Live At The Fillmore East
Live, 2 CD
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Live At The Fillmore East is the 50th anniversary of these legendary unreleased recordings from the Fillmore East, New York City, Friday April 5 & Saturday April 6, 1968. Features stunning extended versions of My Generation, A Quick One..., Shakin' All Over and two ripping versions of Eddie Cochran numbers - Summertime Blues and C'mon Everybody (the latter unavailable elsewhere). The 2 CD version comes in a deluxe edition 6-panel digipak with a 12-page booklet including new liner notes and rare photos.
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This concert has long been a mainstay in the bootleg music community. These bootleg releases varied considerably in sound quality and selection, and, as in this release,consisted of either the April 5th or April 6th concert or a combination of both. The highlight of this (finally!) official release is that it contains the entire thirty three minutes of “My Generation.” Previous bootlegs of their concert on April 5, 1968 had the music in “My Generation” fade off into netherworld.
Word was that this concert was destined for legitimate release back in the day. For whatever reason it never saw the official light of day. Maybe the band felt that the entire concert was not up to par. In some bootlegs, Keith Moon, the usual dynamo, seemed to drift into a “mellotrone mode” towards the end of the concert, as if he was just tuckered out.
Perhaps it was not officially released for sound quality reasons; even with all the magic that can be applied in the remastering process now, the play back in this cd still has a unfinished quality. The sightly unpolished sound adds to the raw energy of the band’s performance. It is unique, even for a band as raw and energetic as The Who once was. The Who were at their prime and in top form. Townshend’s guitar solos are inspired. He played as a mad-man, a demon possessed, and the solos are driven and, in an odd way, mesmerizing.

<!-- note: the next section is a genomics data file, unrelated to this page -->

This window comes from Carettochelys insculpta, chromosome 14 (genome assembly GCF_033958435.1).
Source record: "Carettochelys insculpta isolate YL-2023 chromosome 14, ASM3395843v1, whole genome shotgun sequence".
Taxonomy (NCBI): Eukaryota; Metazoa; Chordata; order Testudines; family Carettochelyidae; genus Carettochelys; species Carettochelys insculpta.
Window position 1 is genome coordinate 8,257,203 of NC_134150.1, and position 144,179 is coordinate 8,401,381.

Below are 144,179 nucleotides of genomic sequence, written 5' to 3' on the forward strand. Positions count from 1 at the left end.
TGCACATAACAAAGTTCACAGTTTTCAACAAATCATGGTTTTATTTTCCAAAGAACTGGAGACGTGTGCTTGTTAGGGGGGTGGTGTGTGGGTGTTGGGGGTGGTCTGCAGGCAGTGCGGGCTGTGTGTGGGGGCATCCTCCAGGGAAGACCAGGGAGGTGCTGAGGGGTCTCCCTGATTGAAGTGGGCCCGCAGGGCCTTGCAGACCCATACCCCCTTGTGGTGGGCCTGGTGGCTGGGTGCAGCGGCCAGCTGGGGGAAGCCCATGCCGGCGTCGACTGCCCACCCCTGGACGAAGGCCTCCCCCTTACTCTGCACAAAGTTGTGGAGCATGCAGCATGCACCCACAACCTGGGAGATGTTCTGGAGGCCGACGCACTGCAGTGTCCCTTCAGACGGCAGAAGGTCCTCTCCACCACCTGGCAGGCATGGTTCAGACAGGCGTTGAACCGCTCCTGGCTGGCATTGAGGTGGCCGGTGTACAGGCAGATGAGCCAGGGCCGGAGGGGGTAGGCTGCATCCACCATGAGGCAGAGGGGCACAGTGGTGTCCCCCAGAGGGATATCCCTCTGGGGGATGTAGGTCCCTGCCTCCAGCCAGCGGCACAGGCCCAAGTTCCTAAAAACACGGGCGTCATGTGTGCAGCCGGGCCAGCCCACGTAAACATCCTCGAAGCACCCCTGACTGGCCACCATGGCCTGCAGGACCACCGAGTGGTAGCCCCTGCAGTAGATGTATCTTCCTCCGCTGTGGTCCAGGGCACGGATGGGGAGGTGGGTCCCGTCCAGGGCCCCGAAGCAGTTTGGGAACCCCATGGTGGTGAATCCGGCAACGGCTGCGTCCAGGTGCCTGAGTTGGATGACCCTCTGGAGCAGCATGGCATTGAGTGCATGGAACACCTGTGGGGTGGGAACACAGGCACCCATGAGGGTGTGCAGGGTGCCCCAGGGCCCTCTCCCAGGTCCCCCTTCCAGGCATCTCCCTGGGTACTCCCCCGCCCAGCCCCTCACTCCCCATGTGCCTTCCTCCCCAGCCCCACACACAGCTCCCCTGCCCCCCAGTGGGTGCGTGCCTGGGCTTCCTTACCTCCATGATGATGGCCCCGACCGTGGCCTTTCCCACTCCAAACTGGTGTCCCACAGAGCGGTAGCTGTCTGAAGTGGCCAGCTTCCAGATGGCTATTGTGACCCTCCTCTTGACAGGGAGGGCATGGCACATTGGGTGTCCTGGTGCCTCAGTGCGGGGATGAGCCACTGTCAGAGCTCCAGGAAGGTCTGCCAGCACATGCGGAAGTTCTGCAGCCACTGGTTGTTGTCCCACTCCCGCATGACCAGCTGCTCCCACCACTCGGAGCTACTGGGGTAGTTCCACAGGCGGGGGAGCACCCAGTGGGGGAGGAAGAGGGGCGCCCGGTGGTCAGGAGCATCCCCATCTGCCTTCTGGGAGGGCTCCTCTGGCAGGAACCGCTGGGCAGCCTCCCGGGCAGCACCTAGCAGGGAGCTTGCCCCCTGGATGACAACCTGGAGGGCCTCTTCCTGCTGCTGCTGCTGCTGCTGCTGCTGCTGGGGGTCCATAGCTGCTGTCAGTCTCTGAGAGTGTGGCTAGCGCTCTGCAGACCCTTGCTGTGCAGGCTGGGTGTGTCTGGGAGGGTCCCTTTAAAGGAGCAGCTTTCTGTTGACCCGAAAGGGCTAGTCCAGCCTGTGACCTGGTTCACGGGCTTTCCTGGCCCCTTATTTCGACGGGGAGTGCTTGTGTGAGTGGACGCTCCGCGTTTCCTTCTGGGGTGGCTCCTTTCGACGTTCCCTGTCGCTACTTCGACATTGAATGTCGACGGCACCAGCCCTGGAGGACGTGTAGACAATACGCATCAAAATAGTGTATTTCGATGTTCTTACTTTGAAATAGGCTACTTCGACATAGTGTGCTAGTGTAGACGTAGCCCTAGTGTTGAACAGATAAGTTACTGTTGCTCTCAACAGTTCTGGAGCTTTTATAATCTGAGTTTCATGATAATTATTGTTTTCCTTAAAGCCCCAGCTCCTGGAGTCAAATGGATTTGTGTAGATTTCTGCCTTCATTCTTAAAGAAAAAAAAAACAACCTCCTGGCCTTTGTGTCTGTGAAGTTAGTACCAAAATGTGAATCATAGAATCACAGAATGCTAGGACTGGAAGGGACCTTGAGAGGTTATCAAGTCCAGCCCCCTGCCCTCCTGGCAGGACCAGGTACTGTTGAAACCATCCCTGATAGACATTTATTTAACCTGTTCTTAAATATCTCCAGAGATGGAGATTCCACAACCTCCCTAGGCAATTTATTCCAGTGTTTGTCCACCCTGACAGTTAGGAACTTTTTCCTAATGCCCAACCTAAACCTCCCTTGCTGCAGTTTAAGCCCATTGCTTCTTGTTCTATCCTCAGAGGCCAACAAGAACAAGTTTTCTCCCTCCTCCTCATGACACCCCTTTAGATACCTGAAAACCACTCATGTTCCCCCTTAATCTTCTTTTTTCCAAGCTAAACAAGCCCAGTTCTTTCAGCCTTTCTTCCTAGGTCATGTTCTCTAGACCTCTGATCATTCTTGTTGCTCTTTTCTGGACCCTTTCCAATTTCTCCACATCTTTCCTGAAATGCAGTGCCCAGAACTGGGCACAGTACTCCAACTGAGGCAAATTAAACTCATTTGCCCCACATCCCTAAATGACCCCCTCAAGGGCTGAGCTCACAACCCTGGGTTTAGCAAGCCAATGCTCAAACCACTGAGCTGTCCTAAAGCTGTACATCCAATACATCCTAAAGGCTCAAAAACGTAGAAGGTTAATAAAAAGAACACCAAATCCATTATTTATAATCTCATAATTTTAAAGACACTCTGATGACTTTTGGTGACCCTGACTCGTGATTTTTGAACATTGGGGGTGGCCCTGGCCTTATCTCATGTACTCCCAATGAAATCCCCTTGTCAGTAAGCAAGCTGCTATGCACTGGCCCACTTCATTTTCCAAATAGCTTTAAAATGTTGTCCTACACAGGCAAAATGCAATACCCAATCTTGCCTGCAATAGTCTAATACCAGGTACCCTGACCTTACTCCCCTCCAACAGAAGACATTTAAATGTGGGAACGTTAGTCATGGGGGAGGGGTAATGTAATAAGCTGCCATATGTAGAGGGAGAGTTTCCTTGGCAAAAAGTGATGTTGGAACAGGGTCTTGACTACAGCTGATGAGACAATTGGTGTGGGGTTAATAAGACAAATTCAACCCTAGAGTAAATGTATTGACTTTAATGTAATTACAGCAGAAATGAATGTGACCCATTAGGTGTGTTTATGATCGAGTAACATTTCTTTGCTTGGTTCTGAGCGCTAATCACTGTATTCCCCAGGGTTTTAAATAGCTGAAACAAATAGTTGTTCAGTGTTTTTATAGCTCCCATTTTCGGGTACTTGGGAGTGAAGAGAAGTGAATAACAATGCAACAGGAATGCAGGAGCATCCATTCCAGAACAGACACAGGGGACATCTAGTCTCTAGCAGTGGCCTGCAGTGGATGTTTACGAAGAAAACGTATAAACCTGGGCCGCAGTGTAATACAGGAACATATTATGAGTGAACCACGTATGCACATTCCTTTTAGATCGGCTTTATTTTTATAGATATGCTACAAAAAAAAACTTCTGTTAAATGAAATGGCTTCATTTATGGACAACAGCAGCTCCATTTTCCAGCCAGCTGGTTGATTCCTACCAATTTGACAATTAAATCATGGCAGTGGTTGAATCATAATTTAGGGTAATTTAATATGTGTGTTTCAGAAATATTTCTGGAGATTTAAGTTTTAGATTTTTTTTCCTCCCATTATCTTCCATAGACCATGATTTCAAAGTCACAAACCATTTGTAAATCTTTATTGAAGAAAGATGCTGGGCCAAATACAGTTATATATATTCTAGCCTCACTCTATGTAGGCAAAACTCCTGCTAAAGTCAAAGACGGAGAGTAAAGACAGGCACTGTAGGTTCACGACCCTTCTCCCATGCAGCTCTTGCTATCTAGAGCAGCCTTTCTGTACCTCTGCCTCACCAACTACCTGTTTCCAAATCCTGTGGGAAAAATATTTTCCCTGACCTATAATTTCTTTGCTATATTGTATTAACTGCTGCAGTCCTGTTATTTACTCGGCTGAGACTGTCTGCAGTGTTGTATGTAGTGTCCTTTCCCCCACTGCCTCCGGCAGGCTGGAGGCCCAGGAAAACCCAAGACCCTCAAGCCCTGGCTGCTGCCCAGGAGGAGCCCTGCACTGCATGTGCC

Townshend’s verbal banter in between songs highlights the music and is really something to behold. Much of this verbal banter are left out in bootleg releases but available in this release. It is evident from these intros that the band had been thrown out of several hotels prior to the concert, no doubt because of Keith Moon’s antics, adding to their rock furor. The intensity of the playing can be attributed, in part at least, from the fact that they were tired, exasperated, and, charitably put, ticked-off. This particular recording came a few days after the assassination of Martin Luther King. There was electricity in the air, and that urgency is plainly evident in the recording. That electricity is channeled in the band’s performance. It was evident in the tenor of Townshend’s banter, his guitar playing, the band’s overall performance.
This is The Who at their best. Listen and enjoy.
My only caveat is a purely personal one -- this is a great release, and I do love it, but I'm just not embracing it the way I would have expected to, possibly because it's shown up too late in the day for me to do that. It's while listening to this that I realized that I've not taken Pete Townshend's advice -- I didn't die before I got old.